Do Smart Discharges work?
Our preliminary results show:
- a 3-fold increase in post-discharge follow-up, including visits to local health care clinics and workers
- a 2-fold increase in re-admission, showing early identification and treatment of critically ill children
- a 30% reduction in mortality
That means that children who receive a Smart Discharge are more likely to see a health care provider for at least one follow-up visit, are more likely to be re-admitted to hospital if they get sick again, and are less likely to die in the weeks after being discharged from the hospital. We are currently working to validate the impact of Smart Discharges.
What is the evidence?
We studied 1,307 children from March 2012 to December 2013 to derive our prediction model, and then validated the model and tested the discharge kit with 216 children from December 2014 to April 2015. Our mobile app underwent extensive user testing to ensure it is easy to use and suited to local contexts.
In July 2017, we began a 2-phase prospective before and after study aiming to refine and externally validate the existing prediction models with children between the ages of 6 and 60 months. Phase I, the observational phase, concluded in 2019 with a total enrolment of 3,840 children. In March 2019, the interventional phase began, which aimed to determine the effectiveness the Smart Discharge program on post-discharge health seeking behavior and mortality. The last child was enrolled in March 2021 with a total sample of 3,904 children. Follow-ups for the interventional phase will continue until fall 2021.
We are also working to develop specific risk prediction models for children under 6 months of age. Newborn babies and young infants are vulnerable to different kinds of infections than older children and their bodies react differently to infection. We cannot just use our existing models for these newborns and young infants, so we are building new prediction models for this age group using the same processes that we used for children between 6 and 60 months of age. Phase I was completed in October 2020 with a total enrollment of 2,708 infants. Our next step is the transition this cohort into an interventional phase to evaluate the effects of the Smart Discharges Program on death after discharge in young infants.
Smart Discharges for Mom and Baby
In 2019, the IGH expanded the Smart Discharges program to include a cohort of 3,200 mother-newborn dyads presenting at Mbarara Regional Referral Centre in Uganda. This project aims to build a clinical risk prediction model that will identify mother-infant dyads at highest risk for death and complications after discharge from hospital. Prediction of risk based on the mother and infant as a pair is a major gap in current research and vital to infant survival.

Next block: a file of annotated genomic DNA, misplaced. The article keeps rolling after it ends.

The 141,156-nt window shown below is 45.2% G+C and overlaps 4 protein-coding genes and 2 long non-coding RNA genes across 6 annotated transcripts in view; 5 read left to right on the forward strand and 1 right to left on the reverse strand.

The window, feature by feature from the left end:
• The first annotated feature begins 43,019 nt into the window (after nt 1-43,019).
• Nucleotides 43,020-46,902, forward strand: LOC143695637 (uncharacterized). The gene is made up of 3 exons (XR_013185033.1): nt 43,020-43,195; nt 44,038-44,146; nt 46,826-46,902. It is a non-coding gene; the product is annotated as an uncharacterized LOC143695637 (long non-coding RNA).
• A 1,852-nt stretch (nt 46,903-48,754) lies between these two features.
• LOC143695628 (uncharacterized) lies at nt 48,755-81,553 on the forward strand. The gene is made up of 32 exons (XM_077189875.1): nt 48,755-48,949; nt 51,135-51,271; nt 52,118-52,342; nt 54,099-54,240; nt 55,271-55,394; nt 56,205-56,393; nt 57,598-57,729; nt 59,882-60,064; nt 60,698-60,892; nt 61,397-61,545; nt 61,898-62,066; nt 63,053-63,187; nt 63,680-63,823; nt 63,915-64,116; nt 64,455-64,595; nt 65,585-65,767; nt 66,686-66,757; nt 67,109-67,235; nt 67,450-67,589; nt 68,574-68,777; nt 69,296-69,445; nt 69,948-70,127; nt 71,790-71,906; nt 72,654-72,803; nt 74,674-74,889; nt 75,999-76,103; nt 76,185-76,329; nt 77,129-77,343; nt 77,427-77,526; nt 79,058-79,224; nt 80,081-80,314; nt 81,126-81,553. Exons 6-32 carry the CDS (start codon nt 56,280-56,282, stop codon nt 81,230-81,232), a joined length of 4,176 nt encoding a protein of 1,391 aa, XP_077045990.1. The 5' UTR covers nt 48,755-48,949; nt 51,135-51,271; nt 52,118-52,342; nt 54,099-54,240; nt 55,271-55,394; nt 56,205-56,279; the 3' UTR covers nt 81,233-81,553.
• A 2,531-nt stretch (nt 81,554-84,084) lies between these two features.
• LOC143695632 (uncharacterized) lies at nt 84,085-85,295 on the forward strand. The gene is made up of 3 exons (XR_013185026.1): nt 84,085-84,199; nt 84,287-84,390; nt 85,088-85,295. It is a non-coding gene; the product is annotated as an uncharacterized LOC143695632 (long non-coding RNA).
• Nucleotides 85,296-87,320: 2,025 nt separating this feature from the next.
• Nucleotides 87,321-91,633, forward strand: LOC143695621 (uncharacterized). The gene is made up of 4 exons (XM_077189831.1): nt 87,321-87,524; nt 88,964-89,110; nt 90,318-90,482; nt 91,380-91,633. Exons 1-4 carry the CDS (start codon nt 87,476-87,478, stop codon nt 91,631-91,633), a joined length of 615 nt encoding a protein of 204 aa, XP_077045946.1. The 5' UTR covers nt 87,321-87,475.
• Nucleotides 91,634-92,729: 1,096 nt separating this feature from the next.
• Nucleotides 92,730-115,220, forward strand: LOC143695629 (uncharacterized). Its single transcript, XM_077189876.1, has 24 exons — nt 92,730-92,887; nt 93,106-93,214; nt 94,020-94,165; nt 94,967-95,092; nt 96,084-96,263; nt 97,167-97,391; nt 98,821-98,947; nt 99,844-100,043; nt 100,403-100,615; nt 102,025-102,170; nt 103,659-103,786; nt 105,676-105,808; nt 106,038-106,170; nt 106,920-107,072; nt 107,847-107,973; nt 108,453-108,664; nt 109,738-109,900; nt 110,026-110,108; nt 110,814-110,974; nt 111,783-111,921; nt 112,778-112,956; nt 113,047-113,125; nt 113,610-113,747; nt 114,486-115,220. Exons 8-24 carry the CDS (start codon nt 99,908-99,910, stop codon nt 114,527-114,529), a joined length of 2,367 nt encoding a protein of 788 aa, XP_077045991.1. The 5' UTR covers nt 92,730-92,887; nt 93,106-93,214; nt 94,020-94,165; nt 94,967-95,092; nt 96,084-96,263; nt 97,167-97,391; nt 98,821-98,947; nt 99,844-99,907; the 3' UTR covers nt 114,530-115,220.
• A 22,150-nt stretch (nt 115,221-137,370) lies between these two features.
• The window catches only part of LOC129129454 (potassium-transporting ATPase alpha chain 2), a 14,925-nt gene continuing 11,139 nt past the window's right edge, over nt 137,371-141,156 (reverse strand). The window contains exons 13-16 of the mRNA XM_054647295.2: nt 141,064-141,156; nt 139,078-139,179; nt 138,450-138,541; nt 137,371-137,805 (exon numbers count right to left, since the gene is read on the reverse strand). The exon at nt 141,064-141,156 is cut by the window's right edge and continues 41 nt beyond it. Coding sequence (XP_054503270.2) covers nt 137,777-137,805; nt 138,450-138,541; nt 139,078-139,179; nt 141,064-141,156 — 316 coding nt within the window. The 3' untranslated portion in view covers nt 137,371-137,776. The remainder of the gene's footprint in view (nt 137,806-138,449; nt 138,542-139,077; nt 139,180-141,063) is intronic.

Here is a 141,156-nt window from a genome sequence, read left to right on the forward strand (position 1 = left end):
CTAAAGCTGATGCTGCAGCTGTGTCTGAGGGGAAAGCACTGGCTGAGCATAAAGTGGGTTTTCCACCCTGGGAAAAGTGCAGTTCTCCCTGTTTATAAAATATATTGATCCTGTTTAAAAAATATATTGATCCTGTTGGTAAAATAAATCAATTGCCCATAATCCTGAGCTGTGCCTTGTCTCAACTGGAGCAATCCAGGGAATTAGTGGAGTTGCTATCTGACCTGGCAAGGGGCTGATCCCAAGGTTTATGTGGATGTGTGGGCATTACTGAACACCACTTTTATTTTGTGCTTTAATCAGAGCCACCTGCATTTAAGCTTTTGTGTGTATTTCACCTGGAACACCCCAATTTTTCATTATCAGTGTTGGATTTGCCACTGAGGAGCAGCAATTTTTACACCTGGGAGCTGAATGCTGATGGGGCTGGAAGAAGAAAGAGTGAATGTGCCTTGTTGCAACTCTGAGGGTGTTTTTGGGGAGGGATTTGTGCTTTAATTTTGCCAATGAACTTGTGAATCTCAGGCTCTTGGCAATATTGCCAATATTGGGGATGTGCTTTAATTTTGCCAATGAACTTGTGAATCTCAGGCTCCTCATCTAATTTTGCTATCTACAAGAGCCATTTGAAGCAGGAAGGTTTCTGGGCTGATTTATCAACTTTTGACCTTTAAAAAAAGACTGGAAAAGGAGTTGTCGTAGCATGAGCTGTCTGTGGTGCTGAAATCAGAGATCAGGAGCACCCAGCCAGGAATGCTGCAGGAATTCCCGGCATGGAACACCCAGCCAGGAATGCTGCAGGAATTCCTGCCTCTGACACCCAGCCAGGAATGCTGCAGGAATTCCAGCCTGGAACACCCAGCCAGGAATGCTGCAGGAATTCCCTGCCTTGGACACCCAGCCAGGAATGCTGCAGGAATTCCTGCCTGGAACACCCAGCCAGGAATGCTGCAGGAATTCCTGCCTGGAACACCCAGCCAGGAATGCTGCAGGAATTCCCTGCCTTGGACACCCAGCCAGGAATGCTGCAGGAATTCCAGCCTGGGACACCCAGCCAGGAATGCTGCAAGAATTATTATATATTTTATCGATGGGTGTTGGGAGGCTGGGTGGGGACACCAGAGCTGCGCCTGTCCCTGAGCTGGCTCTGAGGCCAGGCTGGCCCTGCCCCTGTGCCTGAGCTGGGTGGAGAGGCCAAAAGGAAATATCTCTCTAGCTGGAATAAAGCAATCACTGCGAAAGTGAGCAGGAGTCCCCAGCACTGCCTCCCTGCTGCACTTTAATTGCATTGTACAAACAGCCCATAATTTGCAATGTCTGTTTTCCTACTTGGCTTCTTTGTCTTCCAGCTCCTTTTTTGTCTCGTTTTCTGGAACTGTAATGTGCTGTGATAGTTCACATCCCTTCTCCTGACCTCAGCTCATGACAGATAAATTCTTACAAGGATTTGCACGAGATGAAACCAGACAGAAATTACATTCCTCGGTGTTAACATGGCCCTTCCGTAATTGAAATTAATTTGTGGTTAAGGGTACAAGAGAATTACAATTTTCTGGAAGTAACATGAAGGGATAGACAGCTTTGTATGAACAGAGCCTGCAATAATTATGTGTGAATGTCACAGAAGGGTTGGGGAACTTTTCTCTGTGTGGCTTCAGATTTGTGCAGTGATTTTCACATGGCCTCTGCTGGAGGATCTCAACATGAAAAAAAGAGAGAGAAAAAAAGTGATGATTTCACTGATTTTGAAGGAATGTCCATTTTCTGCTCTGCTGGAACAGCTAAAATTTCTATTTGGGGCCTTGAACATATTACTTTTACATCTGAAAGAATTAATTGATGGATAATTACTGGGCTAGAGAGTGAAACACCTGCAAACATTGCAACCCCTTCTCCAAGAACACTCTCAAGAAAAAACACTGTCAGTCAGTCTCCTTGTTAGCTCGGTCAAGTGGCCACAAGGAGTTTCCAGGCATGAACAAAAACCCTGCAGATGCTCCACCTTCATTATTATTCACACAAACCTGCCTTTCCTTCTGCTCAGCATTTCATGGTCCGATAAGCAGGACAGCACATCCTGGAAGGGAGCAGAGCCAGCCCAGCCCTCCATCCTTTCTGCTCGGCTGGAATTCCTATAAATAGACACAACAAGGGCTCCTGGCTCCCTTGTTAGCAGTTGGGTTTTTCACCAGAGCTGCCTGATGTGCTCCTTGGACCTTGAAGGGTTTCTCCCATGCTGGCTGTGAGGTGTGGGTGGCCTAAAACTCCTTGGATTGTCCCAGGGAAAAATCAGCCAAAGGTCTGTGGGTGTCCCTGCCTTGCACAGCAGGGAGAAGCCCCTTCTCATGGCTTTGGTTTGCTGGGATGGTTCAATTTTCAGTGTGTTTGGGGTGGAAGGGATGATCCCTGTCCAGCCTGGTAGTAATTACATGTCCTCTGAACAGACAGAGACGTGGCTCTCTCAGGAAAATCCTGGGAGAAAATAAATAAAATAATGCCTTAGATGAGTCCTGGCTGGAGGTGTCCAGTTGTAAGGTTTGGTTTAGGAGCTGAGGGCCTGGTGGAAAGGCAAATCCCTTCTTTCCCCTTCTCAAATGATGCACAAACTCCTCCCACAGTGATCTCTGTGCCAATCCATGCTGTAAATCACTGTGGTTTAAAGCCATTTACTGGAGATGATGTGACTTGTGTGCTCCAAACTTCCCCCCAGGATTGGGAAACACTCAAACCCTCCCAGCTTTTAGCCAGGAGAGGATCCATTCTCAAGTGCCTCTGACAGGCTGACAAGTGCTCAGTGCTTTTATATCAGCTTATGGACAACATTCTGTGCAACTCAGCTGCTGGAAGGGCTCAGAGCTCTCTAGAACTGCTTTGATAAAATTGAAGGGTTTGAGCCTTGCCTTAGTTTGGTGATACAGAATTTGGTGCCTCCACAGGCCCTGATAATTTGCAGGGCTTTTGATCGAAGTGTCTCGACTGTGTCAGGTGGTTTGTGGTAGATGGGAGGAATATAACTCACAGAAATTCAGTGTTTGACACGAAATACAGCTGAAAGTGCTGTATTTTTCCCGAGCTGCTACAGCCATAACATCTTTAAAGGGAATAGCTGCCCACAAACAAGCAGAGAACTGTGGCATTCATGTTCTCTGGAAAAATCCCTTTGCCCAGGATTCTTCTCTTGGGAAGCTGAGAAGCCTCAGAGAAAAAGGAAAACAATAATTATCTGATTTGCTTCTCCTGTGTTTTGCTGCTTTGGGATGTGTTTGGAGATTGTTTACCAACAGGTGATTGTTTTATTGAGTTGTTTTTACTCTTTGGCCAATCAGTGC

The ultimate goal is to develop an evidence-based bundle of care for both the mother and newborn, in which low-risk mother-infant pairs receive less burdensome (yet pragmatic and feasible) postpartum care, while high-risk pairs receive a more extensive bundle of interventions. In low-resource settings, this is imperative to maximize the efficiency of resource allocation and to improve health outcomes.
Is the Smart Discharges program sustainable?
Our work has contributed greatly towards advancing the evidence of the burden of pediatric post-discharge mortality and the potential for improving outcomes through a health-systems based approach; however, some important gaps still remain in terms of “how best to scale” the Smart Discharges program. We are currently working to answer this question through a 4-phase quality improvement project using mixed methods. This includes a facility scan to assess baseline readiness to provide pediatric discharge care at a nationally representative sample of hospitals in Uganda. This work is focused on ensuring widespread adoption of Smart Discharges practices throughout Uganda by building capacity that ensures sustainability.
We have published extensively on Smart Discharges. A list of publications is included below.
- Wiens MO, Kumbakumba E, Kissoon N, Ansermino JM, Ndamira A, Larson CP. Pediatric sepsis in the developing world: challenges in defining sepsis and issues in post-discharge mortality. Clinical epidemiology 2012; 4: 319-25.
- Wiens MO, Pawluk S, Kissoon N, et al. Pediatric post-discharge mortality in resource poor countries: a systematic review. PloS one 2013; 8(6): e66698.
- Wiens MO, Kumbakumba E, Larson CP, et al. Postdischarge mortality in children with acute infectious diseases: derivation of postdischarge mortality prediction models. BMJ open 2015; 5(11): e009449.
- Wiens MO, Gan H, Barigye C, et al. A cohort study of morbidity, mortality and health seeking behavior following rural health center visits by children under 12 in southwestern Uganda. PloS one 2015; 10(1): e0118055.